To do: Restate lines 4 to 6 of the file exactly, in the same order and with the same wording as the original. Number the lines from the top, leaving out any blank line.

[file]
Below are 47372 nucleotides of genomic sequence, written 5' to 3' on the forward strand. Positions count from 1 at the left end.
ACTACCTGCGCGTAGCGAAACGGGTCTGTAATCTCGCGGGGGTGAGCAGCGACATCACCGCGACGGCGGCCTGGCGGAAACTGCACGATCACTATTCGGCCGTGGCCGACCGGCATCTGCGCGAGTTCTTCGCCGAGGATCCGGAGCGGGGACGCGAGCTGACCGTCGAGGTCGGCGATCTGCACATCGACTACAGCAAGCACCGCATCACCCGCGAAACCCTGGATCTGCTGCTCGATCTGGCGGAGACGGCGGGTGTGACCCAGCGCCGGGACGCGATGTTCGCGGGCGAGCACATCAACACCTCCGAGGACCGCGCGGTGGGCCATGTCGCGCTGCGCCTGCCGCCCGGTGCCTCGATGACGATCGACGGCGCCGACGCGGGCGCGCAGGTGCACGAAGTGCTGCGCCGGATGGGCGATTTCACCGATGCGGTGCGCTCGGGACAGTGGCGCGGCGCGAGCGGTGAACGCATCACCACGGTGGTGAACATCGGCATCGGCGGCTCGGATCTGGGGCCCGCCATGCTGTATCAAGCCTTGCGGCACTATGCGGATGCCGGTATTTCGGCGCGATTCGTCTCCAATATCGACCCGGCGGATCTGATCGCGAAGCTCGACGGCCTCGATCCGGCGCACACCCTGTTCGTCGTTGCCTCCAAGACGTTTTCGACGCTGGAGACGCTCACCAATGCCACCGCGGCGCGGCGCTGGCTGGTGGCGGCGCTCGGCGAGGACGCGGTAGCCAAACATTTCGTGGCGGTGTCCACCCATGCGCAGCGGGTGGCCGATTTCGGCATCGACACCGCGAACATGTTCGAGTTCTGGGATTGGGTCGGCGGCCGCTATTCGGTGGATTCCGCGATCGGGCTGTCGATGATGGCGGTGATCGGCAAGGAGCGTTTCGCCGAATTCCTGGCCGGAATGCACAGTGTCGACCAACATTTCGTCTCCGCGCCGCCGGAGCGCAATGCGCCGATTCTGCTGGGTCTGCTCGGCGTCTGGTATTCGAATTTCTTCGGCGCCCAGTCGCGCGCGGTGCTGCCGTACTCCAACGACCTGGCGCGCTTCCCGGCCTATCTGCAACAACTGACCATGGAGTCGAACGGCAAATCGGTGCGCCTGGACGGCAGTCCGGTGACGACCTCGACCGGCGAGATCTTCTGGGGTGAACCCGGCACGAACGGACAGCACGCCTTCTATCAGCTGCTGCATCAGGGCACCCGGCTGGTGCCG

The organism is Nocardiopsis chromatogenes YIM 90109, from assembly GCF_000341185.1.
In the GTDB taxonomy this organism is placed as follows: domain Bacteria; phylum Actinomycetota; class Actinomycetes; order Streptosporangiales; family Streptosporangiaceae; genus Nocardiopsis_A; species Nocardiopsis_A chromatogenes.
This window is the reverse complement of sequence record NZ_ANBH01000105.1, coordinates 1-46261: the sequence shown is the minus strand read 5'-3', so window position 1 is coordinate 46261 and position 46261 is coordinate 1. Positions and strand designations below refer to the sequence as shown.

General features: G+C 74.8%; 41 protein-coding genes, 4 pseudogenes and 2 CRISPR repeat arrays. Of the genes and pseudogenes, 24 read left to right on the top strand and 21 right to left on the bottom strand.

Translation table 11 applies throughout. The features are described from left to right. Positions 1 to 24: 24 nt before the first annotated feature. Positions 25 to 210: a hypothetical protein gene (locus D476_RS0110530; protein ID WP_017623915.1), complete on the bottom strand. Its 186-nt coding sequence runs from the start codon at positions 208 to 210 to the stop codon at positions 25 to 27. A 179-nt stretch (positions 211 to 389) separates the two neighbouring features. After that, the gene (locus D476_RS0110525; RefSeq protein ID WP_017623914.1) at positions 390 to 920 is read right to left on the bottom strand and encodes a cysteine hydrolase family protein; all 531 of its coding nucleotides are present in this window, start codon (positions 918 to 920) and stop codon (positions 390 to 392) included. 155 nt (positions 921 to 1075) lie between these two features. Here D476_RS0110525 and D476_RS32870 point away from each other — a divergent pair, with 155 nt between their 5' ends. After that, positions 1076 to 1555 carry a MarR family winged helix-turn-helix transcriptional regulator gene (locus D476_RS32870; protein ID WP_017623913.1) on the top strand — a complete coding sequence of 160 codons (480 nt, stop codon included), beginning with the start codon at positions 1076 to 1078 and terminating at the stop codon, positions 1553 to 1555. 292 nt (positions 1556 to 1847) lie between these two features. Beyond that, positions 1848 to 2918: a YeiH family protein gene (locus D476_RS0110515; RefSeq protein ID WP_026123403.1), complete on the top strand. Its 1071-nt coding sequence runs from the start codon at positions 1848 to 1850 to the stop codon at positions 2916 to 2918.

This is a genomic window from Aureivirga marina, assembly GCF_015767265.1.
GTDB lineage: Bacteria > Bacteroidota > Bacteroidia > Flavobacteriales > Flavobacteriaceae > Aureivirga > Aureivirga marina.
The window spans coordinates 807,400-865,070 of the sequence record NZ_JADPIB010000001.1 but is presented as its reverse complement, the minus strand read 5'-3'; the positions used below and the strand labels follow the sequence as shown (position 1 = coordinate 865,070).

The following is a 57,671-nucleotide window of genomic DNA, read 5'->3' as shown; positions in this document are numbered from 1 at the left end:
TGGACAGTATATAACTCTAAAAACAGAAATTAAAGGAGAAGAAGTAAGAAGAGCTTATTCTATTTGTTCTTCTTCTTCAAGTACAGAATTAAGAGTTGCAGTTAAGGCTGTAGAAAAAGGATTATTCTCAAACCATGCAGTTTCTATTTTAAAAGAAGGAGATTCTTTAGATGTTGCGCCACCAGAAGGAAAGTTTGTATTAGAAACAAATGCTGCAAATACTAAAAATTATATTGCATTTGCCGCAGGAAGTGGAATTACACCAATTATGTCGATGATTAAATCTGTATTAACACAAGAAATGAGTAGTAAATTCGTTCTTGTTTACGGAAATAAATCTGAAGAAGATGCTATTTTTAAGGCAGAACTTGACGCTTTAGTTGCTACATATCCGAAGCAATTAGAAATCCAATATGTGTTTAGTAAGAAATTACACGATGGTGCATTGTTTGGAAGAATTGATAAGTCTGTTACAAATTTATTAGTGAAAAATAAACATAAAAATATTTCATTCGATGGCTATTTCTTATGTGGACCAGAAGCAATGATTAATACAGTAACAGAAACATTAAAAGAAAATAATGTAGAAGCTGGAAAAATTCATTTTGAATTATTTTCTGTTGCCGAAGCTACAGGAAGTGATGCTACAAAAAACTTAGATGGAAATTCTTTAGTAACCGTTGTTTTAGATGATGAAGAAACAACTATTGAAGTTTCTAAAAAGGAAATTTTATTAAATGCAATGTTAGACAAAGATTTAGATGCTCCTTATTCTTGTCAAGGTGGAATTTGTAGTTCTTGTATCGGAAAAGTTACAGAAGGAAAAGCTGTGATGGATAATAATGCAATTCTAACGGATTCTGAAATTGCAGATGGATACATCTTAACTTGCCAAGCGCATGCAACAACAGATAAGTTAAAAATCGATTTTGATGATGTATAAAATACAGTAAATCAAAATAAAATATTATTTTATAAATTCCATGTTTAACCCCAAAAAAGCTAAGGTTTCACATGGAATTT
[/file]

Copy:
In the GTDB taxonomy this organism is placed as follows: domain Bacteria; phylum Actinomycetota; class Actinomycetes; order Streptosporangiales; family Streptosporangiaceae; genus Nocardiopsis_A; species Nocardiopsis_A chromatogenes.
This window is the reverse complement of sequence record NZ_ANBH01000105.1, coordinates 1-46261: the sequence shown is the minus strand read 5'-3', so window position 1 is coordinate 46261 and position 46261 is coordinate 1. Positions and strand designations below refer to the sequence as shown.

General features: G+C 74.8%; 41 protein-coding genes, 4 pseudogenes and 2 CRISPR repeat arrays. Of the genes and pseudogenes, 24 read left to right on the top strand and 21 right to left on the bottom strand.